Despite this high rate of sequence divergence in the R. gardneri plastome, preferential conservation of the coding sequences (supplementary table 4, Supplementary Material online) suggests that the genes are expressed and functional. We cloned rpl2, rpl16, and clpP cDNAs (accession numbers GU066223, GU066224, and GU066222, respectively). These three cDNAs were correctly spliced showing that RNA splicing is occurring in R. gardneri plastids. Within these mRNAs, we detected two C–U editing events: at the start codon of rpl2 and in the second exon of rpl16 (supplementary fig. 3, Supplementary Material online). Hence, R. gardneri has normal plastid RNA metabolism with transcription, splicing, and editing occurring.

Discussion

The R. gardneri plastid contains a typical quadripartite genome with reduced IRs. This reduction has resulted in the presence of a single copy of the rrn genes as opposed to duplicates or even triplicates in all other plastomes containing large repeats (Strauss et al. 1988; Cai et al. 2008). Genes in the IRs generally display lower substitution rates compared with genes present in the single-copy regions (Wolfe et al. 1987; Perry and Wolfe 2002; Raubeson et al. 2007). The relative divergence rates within the R. gardneri plastid genome (compared with parasitic Cuscuta species) is higher for the rrn23 gene (duplicated in Cuscuta) than for the rps8 and rpl36 genes (single copy in all plastid genomes). This acceleration of mutation rates in the rrn genes in R. gardneri probably results from the loss of the duplicate copies as shown in legumes (Perry and Wolfe 2002).

The reduction of the IRs is the major reason that explains why the R. gardneri plastome is smaller than that of the smallest previously known land plant plastid genome and that of the parasitic dicot E. virginiana. Despite the very small gene set encoded in this genome, it is not the smallest in size. Plastid genomes from apicomplexan parasites such as E. tenella or the parasitic green alga Helicosporidium sp. are much smaller in size, although they contain more genes (table 1).

The R. gardneri plastome contains one of the smallest gene sets characterized in any plastome analyzed so far. Only peridin-containing dinoflagellates possess plastids with less genes (Barbrook, Santucci, et al. 2006; Howe et al. 2008). Despite rampant gene loss, the R. gardneri plastome appears to be the basis of a functioning gene expression system, with transcription, splicing, and RNA editing all detected and translation likely. Although editing requires only nuclear-encoded factors (Schmitz-Linneweber and Small 2008), transcription in land plant plastids usually relies on two distinct transcription machineries: One encoded by the nucleus (NEP) and the other encoded in part by the plastid. The rpo genes coding for the PEP are missing in R. gardneri. In photosynthetic plastids, each polymerase transcribes a distinct but overlapping set of genes (Hajdukiewicz et al. 1997), with PEP preferentially transcribing photosynthesis-related genes. As no gene typically relying exclusively on PEP for its transcription remains in the Rhizanthella plastid genome, the loss of rpo genes in R. gardneri can be understood. The loss of PEP probably explains the divergence noted in the promoter regions of several of the remaining genes (supplementary fig. 2, Supplementary Material online).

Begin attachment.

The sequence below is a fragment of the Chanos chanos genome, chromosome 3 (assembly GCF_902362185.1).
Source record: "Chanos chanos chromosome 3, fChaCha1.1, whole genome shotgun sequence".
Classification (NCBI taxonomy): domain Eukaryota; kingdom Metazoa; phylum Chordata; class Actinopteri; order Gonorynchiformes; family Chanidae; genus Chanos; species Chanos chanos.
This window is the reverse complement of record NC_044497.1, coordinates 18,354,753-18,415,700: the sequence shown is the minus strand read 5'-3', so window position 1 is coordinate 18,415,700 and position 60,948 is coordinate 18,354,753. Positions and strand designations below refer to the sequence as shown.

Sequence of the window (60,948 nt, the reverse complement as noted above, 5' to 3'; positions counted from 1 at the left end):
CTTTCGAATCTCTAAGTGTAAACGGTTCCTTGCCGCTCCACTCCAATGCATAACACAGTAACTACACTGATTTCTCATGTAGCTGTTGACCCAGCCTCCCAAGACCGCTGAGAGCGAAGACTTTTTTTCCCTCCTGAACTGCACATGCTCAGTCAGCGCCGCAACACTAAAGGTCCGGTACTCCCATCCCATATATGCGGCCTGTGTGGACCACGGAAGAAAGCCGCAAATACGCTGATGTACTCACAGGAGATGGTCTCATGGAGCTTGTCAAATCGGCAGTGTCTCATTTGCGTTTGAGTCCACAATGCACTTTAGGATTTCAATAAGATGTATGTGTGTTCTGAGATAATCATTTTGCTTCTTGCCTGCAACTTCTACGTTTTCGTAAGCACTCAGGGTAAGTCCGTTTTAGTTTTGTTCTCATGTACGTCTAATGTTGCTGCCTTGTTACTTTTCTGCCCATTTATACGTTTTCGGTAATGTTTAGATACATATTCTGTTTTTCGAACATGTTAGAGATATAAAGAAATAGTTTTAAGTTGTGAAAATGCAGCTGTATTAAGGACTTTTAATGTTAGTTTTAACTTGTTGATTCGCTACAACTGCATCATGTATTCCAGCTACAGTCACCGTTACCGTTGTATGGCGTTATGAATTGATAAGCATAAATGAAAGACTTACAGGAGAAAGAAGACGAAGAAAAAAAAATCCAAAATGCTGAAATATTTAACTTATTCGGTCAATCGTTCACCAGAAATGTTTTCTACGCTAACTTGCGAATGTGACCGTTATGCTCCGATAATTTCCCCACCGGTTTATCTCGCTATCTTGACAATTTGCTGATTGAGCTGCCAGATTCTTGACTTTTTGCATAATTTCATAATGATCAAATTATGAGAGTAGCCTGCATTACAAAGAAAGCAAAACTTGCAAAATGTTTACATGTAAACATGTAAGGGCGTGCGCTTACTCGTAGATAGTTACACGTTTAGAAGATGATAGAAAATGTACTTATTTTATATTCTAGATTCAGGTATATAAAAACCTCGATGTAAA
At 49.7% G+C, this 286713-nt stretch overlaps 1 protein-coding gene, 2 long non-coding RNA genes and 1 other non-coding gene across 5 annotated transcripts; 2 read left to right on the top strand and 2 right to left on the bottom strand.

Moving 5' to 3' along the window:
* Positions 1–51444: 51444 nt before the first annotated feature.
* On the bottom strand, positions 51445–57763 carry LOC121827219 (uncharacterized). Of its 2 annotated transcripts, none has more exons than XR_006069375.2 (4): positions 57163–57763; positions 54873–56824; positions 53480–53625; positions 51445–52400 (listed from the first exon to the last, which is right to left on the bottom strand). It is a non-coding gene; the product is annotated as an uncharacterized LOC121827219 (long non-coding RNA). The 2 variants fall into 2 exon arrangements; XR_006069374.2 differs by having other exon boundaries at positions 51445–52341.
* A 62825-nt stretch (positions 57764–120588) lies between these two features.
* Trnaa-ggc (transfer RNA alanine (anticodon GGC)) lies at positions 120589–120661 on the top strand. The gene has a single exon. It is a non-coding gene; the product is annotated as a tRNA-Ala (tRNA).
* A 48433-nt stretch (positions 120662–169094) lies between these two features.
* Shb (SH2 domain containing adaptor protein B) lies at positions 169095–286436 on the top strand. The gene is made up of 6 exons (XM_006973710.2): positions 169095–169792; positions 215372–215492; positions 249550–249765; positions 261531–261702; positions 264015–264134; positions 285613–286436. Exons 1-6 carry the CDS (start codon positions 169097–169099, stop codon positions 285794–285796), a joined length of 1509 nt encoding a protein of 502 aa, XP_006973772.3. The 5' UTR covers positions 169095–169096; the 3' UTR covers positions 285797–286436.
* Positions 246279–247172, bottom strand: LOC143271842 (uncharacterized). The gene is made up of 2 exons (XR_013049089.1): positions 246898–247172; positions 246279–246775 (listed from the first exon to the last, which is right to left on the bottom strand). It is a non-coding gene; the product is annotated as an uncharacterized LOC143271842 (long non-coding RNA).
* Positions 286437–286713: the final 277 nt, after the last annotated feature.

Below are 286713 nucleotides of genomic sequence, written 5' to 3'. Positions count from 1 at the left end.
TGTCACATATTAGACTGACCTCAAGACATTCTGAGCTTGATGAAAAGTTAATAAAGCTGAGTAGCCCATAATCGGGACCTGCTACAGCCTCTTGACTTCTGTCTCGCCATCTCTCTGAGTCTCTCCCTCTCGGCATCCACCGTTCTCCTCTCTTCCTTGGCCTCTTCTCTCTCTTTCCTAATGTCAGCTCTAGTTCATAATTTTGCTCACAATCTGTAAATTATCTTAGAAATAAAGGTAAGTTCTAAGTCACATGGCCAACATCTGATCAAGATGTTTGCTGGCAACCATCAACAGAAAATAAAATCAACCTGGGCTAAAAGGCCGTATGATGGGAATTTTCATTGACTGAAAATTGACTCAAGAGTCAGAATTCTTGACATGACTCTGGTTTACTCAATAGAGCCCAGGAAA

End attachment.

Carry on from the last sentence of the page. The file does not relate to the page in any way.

Splicing of introns in chloroplasts requires several nuclearly encoded factors that are specific to one or more introns (Asakura and Barkan 2006; de Longevialle et al. 2008). The chloroplast genome also encodes a maturase-like protein, MatK, which is involved in splicing of the trnK intron in which it is embedded (Vogel et al. 1997) but is probably also required for the splicing of the group IIa subset of plastid introns (Jenkins et al. 1997; Vogel et al. 1999; Duffy et al. 2009; McNeal et al. 2009). The loss of matK has been observed in Cuscuta species from the subgenus Grammica, which have also lost the introns thought to require MatK activity. The loss of matK in R. gardneri is more surprising because the R. gardneri plastid genome has retained three group IIa introns, two of which we show to be correctly spliced and which, in tobacco, are bound by MatK (Zoschke et al. 2010). A large proportion of matK genes in orchids are pseudogenes because of unequal insertions/deletions (Kores et al. 2000, 2001) suggesting that the role of matK for splicing in this family of plants is not as essential as in other families. This may explain why matK has been lost in R. gardneri without impairing splicing of the remaining group IIa introns.